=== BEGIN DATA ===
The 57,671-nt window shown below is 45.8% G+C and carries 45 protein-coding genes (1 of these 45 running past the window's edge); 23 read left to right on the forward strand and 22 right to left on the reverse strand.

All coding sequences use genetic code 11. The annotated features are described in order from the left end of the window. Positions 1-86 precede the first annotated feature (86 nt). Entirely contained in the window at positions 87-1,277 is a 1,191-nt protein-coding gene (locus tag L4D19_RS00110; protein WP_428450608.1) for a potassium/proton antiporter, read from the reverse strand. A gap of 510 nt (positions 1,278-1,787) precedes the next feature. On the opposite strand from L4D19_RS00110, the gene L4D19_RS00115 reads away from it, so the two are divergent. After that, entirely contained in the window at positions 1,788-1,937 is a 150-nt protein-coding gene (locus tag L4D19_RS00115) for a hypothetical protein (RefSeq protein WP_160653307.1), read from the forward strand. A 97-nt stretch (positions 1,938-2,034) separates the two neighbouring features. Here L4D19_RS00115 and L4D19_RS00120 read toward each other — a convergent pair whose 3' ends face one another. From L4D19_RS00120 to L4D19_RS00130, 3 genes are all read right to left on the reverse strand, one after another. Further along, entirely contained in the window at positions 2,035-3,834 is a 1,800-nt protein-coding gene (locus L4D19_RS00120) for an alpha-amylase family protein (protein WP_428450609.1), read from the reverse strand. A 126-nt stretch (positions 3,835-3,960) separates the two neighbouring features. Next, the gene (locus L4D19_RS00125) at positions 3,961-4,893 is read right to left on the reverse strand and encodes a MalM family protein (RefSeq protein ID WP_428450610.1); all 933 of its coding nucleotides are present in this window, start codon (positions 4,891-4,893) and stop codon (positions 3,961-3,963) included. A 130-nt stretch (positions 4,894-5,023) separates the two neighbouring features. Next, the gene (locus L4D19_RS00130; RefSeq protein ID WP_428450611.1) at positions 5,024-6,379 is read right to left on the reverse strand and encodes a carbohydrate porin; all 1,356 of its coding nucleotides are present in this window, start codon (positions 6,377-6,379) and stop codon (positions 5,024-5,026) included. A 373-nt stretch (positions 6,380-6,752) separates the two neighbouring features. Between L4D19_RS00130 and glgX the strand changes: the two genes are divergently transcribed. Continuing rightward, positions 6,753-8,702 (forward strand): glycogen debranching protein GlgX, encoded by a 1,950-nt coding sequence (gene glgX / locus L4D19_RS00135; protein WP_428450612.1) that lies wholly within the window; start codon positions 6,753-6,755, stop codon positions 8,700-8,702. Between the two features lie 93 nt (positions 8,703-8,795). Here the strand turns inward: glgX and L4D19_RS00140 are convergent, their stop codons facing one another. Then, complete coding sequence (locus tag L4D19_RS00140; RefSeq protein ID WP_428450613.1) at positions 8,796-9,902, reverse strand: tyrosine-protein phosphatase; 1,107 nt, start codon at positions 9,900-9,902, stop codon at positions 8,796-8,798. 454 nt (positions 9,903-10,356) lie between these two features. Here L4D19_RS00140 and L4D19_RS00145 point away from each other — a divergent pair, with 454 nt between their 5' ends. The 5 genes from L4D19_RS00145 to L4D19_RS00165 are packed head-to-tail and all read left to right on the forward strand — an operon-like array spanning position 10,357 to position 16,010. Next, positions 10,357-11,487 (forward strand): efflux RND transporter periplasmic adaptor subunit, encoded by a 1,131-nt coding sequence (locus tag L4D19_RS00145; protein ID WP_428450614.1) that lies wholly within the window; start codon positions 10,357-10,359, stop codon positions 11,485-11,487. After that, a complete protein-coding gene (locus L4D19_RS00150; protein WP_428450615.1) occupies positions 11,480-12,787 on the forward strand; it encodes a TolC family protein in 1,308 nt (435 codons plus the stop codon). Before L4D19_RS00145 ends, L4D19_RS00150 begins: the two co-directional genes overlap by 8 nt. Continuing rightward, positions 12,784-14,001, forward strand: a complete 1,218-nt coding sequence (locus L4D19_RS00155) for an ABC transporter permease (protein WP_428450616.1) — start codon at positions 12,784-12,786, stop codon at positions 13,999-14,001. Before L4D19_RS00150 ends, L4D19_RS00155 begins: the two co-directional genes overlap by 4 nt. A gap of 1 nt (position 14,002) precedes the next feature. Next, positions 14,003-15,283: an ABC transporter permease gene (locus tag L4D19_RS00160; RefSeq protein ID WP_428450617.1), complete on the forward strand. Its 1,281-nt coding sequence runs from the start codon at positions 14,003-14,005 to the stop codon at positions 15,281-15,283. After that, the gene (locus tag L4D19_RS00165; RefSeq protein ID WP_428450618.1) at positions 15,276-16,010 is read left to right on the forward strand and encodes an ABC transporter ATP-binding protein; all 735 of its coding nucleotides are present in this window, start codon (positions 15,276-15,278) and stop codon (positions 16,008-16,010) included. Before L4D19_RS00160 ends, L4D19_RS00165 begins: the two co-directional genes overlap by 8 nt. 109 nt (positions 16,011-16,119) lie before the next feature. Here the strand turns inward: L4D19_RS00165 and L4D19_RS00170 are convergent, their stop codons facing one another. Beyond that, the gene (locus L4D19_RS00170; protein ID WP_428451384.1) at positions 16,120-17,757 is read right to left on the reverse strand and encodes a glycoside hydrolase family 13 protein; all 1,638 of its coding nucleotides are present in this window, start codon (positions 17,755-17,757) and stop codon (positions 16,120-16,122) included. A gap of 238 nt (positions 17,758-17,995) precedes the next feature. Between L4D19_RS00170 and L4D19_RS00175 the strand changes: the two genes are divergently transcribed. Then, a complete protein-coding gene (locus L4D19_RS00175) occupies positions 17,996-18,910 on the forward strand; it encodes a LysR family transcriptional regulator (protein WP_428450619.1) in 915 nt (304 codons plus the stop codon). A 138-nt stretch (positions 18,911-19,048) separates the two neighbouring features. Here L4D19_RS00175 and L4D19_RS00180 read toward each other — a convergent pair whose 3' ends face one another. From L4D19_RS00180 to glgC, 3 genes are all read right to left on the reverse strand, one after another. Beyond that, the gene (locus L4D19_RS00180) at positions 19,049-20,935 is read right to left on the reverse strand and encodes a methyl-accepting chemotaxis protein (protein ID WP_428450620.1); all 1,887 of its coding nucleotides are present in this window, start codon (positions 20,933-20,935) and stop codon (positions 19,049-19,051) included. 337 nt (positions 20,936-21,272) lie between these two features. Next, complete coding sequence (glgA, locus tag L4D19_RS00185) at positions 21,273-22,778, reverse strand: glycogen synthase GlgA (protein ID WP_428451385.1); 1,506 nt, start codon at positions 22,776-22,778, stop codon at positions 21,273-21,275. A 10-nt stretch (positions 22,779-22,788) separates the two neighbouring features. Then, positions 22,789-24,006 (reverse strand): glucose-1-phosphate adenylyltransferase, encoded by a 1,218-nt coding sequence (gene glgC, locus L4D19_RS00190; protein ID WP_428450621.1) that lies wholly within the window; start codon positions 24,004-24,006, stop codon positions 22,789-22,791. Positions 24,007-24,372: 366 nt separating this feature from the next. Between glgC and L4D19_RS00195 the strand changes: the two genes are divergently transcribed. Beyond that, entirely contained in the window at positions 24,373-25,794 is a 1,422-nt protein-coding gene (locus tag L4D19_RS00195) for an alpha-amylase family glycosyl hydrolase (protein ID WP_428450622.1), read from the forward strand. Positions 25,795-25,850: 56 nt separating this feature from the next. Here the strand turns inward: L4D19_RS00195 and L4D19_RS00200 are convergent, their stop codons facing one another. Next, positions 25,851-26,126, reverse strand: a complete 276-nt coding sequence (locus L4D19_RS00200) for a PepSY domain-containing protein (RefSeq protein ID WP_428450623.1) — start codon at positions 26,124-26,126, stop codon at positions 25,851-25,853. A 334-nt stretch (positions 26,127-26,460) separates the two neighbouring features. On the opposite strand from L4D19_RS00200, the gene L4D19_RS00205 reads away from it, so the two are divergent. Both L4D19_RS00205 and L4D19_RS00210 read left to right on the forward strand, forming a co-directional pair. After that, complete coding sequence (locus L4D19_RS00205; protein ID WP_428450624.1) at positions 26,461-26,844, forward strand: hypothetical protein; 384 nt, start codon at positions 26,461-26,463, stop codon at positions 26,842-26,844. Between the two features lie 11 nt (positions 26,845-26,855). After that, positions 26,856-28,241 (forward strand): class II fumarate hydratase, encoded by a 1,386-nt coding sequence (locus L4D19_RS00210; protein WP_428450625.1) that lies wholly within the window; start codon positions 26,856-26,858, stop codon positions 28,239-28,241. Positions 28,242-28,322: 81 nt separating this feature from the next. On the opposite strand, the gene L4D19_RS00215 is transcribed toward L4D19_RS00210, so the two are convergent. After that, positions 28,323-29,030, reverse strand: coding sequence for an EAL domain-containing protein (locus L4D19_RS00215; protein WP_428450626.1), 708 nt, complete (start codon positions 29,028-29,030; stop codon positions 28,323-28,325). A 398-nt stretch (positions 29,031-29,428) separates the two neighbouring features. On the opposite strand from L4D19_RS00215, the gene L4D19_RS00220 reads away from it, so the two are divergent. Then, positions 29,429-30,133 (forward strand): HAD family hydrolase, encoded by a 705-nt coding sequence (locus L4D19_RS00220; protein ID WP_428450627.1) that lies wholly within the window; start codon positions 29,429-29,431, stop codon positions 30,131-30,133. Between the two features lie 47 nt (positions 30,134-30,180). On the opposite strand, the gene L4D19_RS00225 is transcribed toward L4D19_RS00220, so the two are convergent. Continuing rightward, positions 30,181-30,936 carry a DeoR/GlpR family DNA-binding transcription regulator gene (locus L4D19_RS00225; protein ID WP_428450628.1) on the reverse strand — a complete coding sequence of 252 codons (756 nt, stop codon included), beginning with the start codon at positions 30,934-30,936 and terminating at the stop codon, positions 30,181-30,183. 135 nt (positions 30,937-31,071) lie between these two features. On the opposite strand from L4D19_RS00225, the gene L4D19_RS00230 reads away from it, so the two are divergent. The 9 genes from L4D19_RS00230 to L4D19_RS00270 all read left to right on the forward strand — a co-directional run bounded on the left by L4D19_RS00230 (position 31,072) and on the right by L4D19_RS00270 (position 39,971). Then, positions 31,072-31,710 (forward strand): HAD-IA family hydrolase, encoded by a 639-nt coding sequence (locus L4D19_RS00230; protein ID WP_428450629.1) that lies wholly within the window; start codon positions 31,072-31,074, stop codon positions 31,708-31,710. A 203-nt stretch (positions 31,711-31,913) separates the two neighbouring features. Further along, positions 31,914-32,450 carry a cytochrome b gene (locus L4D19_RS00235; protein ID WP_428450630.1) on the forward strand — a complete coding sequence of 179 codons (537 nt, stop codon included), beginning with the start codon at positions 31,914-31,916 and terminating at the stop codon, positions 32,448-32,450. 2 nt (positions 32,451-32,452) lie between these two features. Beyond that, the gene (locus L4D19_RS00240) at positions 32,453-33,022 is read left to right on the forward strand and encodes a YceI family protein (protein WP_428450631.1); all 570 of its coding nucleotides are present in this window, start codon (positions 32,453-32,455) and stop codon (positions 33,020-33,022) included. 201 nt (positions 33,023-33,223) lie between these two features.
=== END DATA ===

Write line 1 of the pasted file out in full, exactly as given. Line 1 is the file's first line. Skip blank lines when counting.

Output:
The 57,671-nt window shown below is 45.8% G+C and carries 45 protein-coding genes (1 of these 45 running past the window's edge); 23 read left to right on the forward strand and 22 right to left on the reverse strand.